While prices increase, large numbers of employees and workers in the informal economy have lost their jobs or at least been asked to take unpaid leave as a result of the lockdown. Families who are already living close to the poverty line are particularly likely to suffer, which is bound to have a negative effect on their health.

Disruption of public life

The request of health authorities to avoid hand-shaking and the prohibition of religious gatherings and funerals affects behaviours that a being held sacred in the lives of Ghanaians. As Ghanaian journalist Elizabeth Ohene states in a report for the BBC:

Here in Ghana, there are some things that are sacred in our lives and nobody touches them under any circumstance: religion, handshakes and funerals. These are subjects that are not up for discussion and many people believe they define our very existence. [...] The ban on religious gatherings [...] is having a big impact on people for whom communal prayer and the discipline of the religious calendar are central to their lives.” [8]

Churches remained closed throughout Easter, the most sacred festival on Ghanaian Christians’ calendar. If this policy is going to be upheld for a longer period, a strong communication effort will be required to enforce it, and to avoid scapegoating. Under-reporting of health issues that may be caused by an infection with Covid-19 is also highly likely given that nobody wants to be known as the person who brought the virus into a community. Community ownership of activities against the spread of Covid-19 is urgently needed to improve compliance and counter feelings of inefficacy.

Mental well-being and domestic violence

Experts working in the area have voiced concerns that a lockdown such as currently in place in Accra, Tema and Kumasi could trigger an increase in domestic violence placing, in particular, women and children at risk. The psychological stress resulting from not being allowed to leave one’s home, under crowded living conditions such as prevalent across Ghana, may also lead to mental health problems in more general. Measures are needed to help families and communities cope with the situation, especially if lockdowns will be required to stay in place over a longer period.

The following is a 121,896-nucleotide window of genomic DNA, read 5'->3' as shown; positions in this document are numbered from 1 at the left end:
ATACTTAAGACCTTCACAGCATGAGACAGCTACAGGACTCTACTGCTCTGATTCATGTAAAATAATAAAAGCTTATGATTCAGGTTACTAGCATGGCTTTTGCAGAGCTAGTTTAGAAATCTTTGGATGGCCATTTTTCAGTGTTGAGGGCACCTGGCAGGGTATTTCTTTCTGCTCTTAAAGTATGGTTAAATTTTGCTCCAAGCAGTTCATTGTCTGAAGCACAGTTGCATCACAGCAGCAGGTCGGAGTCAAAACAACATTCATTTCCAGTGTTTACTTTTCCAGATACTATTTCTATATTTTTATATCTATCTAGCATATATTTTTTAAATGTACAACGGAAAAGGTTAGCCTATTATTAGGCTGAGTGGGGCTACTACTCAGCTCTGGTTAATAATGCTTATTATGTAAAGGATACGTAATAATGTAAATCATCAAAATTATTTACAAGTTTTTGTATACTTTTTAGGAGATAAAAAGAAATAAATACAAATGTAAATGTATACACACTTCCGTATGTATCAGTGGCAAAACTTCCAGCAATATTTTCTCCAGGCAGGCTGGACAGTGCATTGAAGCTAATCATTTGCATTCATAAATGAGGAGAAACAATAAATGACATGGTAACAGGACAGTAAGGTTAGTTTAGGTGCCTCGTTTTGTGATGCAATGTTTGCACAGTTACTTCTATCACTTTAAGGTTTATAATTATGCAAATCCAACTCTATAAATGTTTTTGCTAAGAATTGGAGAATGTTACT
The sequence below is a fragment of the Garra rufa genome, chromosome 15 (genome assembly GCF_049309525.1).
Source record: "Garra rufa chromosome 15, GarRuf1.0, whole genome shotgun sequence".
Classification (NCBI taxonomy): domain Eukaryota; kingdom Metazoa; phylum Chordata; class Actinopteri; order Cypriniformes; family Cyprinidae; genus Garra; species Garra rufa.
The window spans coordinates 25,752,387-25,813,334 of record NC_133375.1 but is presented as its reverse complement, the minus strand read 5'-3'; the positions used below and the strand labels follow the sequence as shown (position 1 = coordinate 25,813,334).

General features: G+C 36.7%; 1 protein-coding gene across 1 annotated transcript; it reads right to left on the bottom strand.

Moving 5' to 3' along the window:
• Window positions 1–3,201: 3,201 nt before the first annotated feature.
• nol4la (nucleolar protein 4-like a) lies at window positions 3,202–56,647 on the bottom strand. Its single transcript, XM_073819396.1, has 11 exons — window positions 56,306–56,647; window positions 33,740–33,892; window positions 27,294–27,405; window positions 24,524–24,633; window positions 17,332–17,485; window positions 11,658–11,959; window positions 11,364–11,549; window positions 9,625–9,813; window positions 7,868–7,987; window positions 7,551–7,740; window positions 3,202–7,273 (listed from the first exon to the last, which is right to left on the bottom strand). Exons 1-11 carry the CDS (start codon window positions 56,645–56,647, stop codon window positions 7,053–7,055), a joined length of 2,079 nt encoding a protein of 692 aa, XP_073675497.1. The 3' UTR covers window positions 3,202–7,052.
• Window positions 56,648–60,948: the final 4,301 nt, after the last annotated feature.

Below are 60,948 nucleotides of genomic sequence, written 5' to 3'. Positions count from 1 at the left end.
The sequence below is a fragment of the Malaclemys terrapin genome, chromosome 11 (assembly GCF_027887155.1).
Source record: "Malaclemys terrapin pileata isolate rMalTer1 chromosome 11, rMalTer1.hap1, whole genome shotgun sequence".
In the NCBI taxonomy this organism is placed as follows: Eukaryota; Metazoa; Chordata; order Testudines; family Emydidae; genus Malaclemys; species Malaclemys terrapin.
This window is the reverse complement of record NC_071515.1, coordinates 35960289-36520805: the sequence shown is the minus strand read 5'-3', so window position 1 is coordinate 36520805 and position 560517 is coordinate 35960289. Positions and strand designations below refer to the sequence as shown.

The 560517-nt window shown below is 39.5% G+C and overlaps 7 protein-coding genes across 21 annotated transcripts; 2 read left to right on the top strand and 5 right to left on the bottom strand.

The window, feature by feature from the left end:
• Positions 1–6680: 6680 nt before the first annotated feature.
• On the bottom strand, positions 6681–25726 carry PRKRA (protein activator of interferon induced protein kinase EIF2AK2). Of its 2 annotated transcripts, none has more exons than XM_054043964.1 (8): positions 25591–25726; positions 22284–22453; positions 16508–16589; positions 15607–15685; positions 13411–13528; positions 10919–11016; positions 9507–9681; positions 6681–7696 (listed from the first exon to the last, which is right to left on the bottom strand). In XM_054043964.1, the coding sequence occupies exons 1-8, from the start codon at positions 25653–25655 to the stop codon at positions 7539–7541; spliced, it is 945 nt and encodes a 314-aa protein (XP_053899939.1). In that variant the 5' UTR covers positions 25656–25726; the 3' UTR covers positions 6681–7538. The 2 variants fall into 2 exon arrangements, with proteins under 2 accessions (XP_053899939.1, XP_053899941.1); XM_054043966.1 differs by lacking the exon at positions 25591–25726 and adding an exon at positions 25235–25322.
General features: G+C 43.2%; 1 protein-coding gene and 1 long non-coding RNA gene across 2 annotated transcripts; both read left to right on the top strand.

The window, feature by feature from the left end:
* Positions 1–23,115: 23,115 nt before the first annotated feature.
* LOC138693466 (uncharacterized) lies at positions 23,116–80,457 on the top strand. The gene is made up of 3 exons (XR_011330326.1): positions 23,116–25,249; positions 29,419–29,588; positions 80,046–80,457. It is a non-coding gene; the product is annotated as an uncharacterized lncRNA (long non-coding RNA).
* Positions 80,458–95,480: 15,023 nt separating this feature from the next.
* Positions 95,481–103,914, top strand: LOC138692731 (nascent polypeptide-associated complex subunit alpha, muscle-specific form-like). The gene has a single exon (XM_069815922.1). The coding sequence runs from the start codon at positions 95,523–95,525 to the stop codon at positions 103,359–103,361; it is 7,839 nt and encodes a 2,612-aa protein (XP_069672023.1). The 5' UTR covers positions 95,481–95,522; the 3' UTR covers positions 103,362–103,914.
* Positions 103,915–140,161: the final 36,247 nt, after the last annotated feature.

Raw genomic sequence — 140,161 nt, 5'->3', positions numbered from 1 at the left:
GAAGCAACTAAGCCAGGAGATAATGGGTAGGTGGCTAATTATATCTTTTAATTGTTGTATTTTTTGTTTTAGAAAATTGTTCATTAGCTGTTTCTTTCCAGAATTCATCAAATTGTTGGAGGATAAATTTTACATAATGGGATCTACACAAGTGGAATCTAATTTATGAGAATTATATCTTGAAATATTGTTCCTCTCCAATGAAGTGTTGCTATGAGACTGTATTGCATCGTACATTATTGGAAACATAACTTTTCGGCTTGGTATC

3.) Key challenges facing Adaklu District, Volta Region, Ghana

Adaklu District is one of the 18 Districts making up the Volta Region of the Republic of Ghana, with Adaklu-Waya as its capital. The District has a population of 36,391 according to the 2010 population and housing census (Ghana Statistical Service estimates put the 2019 population at 44,300). The large majority (~90%) of the workforce in the District are engaged in the agricultural sector.

The Adaklu District is one of the most deprived in the country. The 2015 Ghana Poverty Mapping Project [9] published by the Ghana Statistical Service found the incidence of poverty, i.e. the proportion of the District’s population living below the national poverty line, to be by far the highest (89.7%) in the Volta Region (average: 33.3%) and the second highest in the whole country. Poverty in Adaklu is not only widespread but also severe: According to the indicator “depth of poverty”, which measures how much below the poverty line the poor’s standard of living is on average, Adaklu shows the 3rd worst performance of Ghana’s 216 Districts. As opposed to some of the other poor parts of Ghana, however, inequality in Adaklu District is very low – lower than in any other District of the Volta Region.

The widespread economic hardship means that many residents rely on subsistence agriculture production to make ends meet. To top up their measly income, the majority of women in Adaklu are engaged in food processing and petty trading as well as handicraft production for their livelihood.

Concrete challenges related to fighting Covid-19 in Adaklu include the following:

  • Lack of potable drinking water in many parts of the Adaklu District;
  • Low spending power to purchase soap and disinfectants, as well as comvenience goods in general, which have become much more expensive since the outbreak of the current epidemic;
  • Living conditions in settlements in most parts of Adaklu do not allow isolating family members from other members of the community;
  • High share of residents who cannot read or understand English and therefore depend on information passed on by other members of the community.

4.) How to respond to the Covid-19 challenge

The discussion above showed that much depends on the way in which the measures taken against the spread of Covid-19 are being put into practice. In this regard, Shannon Smith from the African Center for Strategic Studies stresses that: